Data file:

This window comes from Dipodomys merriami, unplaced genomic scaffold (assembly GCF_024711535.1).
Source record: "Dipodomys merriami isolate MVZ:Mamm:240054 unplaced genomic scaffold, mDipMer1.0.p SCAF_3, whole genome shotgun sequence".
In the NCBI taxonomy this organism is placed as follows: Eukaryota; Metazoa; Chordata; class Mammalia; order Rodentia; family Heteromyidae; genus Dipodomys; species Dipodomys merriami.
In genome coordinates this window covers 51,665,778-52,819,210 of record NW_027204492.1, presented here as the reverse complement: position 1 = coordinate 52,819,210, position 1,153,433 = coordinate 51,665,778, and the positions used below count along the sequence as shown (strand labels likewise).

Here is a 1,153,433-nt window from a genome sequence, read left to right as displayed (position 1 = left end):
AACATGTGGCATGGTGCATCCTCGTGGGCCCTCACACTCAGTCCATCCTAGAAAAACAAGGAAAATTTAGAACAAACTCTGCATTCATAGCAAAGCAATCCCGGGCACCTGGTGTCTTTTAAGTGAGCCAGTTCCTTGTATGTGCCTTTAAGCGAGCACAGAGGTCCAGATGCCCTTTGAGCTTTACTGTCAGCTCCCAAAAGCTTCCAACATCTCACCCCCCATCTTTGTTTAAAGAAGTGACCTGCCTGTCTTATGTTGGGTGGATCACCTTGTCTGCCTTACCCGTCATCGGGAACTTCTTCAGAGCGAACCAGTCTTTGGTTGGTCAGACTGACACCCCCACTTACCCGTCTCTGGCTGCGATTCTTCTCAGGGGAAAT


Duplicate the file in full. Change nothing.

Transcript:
This window comes from Dipodomys merriami, unplaced genomic scaffold (assembly GCF_024711535.1).
Source record: "Dipodomys merriami isolate MVZ:Mamm:240054 unplaced genomic scaffold, mDipMer1.0.p SCAF_3, whole genome shotgun sequence".
In the NCBI taxonomy this organism is placed as follows: Eukaryota; Metazoa; Chordata; class Mammalia; order Rodentia; family Heteromyidae; genus Dipodomys; species Dipodomys merriami.
In genome coordinates this window covers 51,665,778-52,819,210 of record NW_027204492.1, presented here as the reverse complement: position 1 = coordinate 52,819,210, position 1,153,433 = coordinate 51,665,778, and the positions used below count along the sequence as shown (strand labels likewise).

Here is a 1,153,433-nt window from a genome sequence, read left to right as displayed (position 1 = left end):
AACATGTGGCATGGTGCATCCTCGTGGGCCCTCACACTCAGTCCATCCTAGAAAAACAAGGAAAATTTAGAACAAACTCTGCATTCATAGCAAAGCAATCCCGGGCACCTGGTGTCTTTTAAGTGAGCCAGTTCCTTGTATGTGCCTTTAAGCGAGCACAGAGGTCCAGATGCCCTTTGAGCTTTACTGTCAGCTCCCAAAAGCTTCCAACATCTCACCCCCCATCTTTGTTTAAAGAAGTGACCTGCCTGTCTTATGTTGGGTGGATCACCTTGTCTGCCTTACCCGTCATCGGGAACTTCTTCAGAGCGAACCAGTCTTTGGTTGGTCAGACTGACACCCCCACTTACCCGTCTCTGGCTGCGATTCTTCTCAGGGGAAAT